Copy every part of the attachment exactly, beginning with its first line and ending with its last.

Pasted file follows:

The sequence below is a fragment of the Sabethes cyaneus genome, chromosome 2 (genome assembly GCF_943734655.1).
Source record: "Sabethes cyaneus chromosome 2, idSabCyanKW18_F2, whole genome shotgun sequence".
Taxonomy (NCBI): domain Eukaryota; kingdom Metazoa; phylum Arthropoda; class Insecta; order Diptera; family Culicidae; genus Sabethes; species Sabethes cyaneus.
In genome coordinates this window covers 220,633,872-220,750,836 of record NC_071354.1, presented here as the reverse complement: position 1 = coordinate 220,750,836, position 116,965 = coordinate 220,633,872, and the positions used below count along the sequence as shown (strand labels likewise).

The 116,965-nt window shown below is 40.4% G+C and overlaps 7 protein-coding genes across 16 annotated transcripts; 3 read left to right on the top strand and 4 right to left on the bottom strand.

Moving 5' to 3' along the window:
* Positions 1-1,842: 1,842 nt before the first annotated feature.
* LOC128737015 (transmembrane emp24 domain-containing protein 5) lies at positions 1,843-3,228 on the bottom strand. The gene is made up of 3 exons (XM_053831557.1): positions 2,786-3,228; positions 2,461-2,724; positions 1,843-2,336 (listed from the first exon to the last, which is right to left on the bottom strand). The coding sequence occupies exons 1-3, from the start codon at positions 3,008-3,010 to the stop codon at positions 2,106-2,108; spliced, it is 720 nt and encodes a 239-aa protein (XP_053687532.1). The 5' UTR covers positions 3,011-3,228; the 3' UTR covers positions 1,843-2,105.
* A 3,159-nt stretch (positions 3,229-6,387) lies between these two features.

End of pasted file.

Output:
The sequence below is a fragment of the Sabethes cyaneus genome, chromosome 2 (genome assembly GCF_943734655.1).
Source record: "Sabethes cyaneus chromosome 2, idSabCyanKW18_F2, whole genome shotgun sequence".
Taxonomy (NCBI): domain Eukaryota; kingdom Metazoa; phylum Arthropoda; class Insecta; order Diptera; family Culicidae; genus Sabethes; species Sabethes cyaneus.
In genome coordinates this window covers 220,633,872-220,750,836 of record NC_071354.1, presented here as the reverse complement: position 1 = coordinate 220,750,836, position 116,965 = coordinate 220,633,872, and the positions used below count along the sequence as shown (strand labels likewise).

The 116,965-nt window shown below is 40.4% G+C and overlaps 7 protein-coding genes across 16 annotated transcripts; 3 read left to right on the top strand and 4 right to left on the bottom strand.

Moving 5' to 3' along the window:
* Positions 1-1,842: 1,842 nt before the first annotated feature.
* LOC128737015 (transmembrane emp24 domain-containing protein 5) lies at positions 1,843-3,228 on the bottom strand. The gene is made up of 3 exons (XM_053831557.1): positions 2,786-3,228; positions 2,461-2,724; positions 1,843-2,336 (listed from the first exon to the last, which is right to left on the bottom strand). The coding sequence occupies exons 1-3, from the start codon at positions 3,008-3,010 to the stop codon at positions 2,106-2,108; spliced, it is 720 nt and encodes a 239-aa protein (XP_053687532.1). The 5' UTR covers positions 3,011-3,228; the 3' UTR covers positions 1,843-2,105.
* A 3,159-nt stretch (positions 3,229-6,387) lies between these two features.